Accordingly, to conduct surveillance by drone in circumstances like these, the government must obtain a warrant or satisfy a traditional exception to the warrant requirement.

EDIT, I learned that there was a dissent in the case, the dissent does not appear in Lexis, Westlaw, or Bloomberg Law, but I managed to track it down by Googling.  I’ve summarized it below.

Relying on the aerial surveillance cases, and Kyllo. The dissenting judge finds that drones are not factually dissimilar from other aircraft and that they are more commonly used than the thermal imager at issue in Kyllo.  Setting aside Ciraolo and Riley, the dissent says “I agree that drones can be inherently more intrusive than the manned aircraft at issue in those cases, but I do not believe Ciraolo and Riley can be so sweepingly distinguished. “

The dissenting judge further states “although a drone is smaller than an airplane or helicopter, there is no evidence that the photographs captured in this case were dissimilar in kind to that of photographs and observations that may be taken from the vantage point of an airplane or helicopter.”

And “although drones may not occupy the same publicly navigable airspace as other aircraft, they do occupy airspace that is navigable by the public”

Key to the dissenting judge’s opinion is whether drones are “a technology commonly used by the public…that observed only what was visible to the naked eye and that was flown in an area in which any member of the public would have a right to fly their drone” (GM comment- I see this as a straightforward application of Ciraolo and Riley and I’ll note that it is what Justice O’Connor worried about in Riley — making 4th Amendment protections dependent upon the scope of FAA regulations.  This is also why state privacy laws are neutered when they make exemptions for drones flown in compliance with FAA regulations. Nothing in FAA regulations prevents a drone from operating at an inch above private property. The source of protection would need to come from somewhere else.)

The dissenting judge continues “there is reason to believe that any member of the public could have used their own drone and plainly viewed the property at issue in this case.” Then she writes that she found “the common availability and use of drones by the public in determining whether defendants had a reasonable expectation of privacy in this case” to be important.  (This suggests she believes the existence of drones has lowered people’s expectations of privacy because drones are common… That was a concern raised by the dissenters in Kyllo, when they critiqued the opinion, noting that the protection offered by the rule “…apparently dissipates as soon as the relevant technology is ‘in general public use'”).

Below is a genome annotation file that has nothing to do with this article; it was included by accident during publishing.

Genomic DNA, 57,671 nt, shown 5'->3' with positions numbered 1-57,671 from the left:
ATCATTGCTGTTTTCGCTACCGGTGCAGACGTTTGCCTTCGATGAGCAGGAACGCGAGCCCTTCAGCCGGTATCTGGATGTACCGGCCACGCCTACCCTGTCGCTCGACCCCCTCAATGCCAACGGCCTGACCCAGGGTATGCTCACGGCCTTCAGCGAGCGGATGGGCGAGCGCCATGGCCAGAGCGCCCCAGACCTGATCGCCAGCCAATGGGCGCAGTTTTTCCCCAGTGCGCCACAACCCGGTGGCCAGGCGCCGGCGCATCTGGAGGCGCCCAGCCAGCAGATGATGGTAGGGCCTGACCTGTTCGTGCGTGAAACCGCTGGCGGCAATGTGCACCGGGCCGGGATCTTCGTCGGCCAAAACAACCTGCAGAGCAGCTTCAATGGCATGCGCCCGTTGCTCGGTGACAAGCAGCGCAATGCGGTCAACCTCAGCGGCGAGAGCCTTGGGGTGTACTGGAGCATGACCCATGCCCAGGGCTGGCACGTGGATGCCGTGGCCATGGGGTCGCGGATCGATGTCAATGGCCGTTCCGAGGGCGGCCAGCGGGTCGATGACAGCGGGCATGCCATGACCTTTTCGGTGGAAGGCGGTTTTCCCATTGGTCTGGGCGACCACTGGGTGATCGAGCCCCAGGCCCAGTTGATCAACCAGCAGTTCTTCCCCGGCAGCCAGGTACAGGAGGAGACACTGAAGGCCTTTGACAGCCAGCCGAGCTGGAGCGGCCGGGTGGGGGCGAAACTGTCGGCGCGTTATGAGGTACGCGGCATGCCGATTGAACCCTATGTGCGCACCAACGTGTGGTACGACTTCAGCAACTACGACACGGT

The dissent wraps up with “the use of drones without a warrant [does not violate] the Fourth Amendment where one is used to view what is otherwise plainly visible to the naked eye from airspace navigable by the public” and says that if such a rule were to be crafted, it should be crafted by the Legislature. 

END SUMMARY, and a few more minor thoughts: 

I’ll note, IACP’s recommended guidance on police use of drones encourages agencies to get a warrant.  BUT, it does so when the target has a reasonable expectation of privacy — which is a bit circular (as the reasonable expectation of privacy would do most of the heavy lifting on whether there was a search and therefore whether a warrant would be required).  Cf., the ACLU’s take on the issue.  

PLUG: back in 2016 I had some thoughts on some of this in the George Washington Law Review and an earlier version of the thoughts appeared at Brookings.

 The case is Long Lake Twp. v. Maxon.



Gregory S. McNeal

Along with being a successful entrepreneur, I am a tenured Professor of Law and Public Policy at Pepperdine University. I teach courses related to technology, law, and policy, and serve as a faculty member with the Palmer Center for Entrepreneurship.